Environmentalism as Religion

I’ve long thought that some aspects of modern environmentalism (particularly many of the attitudes and beliefs associated with, to use the shorthand, ‘global warming’) are in a good number of respects ‘religious’.

Here (via the Daily Telegraph) is a story that would appear to give some official support to that view:

A former executive of a top property company has been told he can claim at a tribunal that he was sacked because of his “philosophical belief in climate change”. In the landmark ruling Tim Nicholson was told he could use employment law to argue that he was discriminated against because of his views on the environment. The head of the tribunal ruled that those views amounted to a philosophical belief under the Employment Equality (Religion and Belief) Regulations, 2003, according to The Independent. The case is the first of its kind and could open the way for hundreds of future claims to be made in the same fashion, the newspaper reported. Mr Nicholson, 41, was made redundant while head of sustainability at Grainger plc, Britain’s biggest residential property investment company, in July last year.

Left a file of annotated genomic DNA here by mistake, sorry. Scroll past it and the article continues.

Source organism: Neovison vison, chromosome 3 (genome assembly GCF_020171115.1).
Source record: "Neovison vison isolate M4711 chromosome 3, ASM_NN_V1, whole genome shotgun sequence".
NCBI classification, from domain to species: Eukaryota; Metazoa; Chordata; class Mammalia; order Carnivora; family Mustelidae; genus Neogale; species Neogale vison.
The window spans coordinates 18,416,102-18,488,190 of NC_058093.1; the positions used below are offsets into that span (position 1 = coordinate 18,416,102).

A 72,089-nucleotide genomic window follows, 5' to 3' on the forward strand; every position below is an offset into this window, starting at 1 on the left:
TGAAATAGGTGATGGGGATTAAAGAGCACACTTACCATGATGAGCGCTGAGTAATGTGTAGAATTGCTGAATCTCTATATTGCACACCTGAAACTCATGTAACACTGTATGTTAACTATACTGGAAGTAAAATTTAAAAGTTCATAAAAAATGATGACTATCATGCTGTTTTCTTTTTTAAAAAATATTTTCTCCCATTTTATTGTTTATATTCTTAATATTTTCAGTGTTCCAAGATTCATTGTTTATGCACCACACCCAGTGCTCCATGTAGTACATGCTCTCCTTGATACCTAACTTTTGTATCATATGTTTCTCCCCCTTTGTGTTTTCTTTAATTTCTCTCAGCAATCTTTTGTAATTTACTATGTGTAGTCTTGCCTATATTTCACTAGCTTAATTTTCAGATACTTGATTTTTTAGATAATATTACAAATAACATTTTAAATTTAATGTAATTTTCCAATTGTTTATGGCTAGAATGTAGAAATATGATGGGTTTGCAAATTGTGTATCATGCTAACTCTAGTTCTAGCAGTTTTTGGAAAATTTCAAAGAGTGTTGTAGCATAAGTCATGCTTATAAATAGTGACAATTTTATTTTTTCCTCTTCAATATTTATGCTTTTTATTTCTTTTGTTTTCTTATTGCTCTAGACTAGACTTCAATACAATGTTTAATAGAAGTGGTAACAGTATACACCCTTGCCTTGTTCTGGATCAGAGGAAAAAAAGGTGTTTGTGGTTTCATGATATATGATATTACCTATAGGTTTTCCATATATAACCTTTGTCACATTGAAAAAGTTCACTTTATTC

There is, of course, the temptation to think that any company sanctimonious enough to hire a ‘head of sustainability’ deserves all the trouble it gets. That’s unless, of course,  the original idea behind that appointment was that it should be used as a cynical piece of corporate camouflage – in which case it can only be applauded. 

The following aspect of this story makes me suspect that’s just what it might have been….

Mr Nicholson said that his frustrations were exemplified by an occasion when the company’s chief executive, Rupert Dickinson, “showed contempt for the need to cut carbon emissions by flying out a member of the IT staff to Ireland to deliver his BlackBerry that he had left behind in London.”

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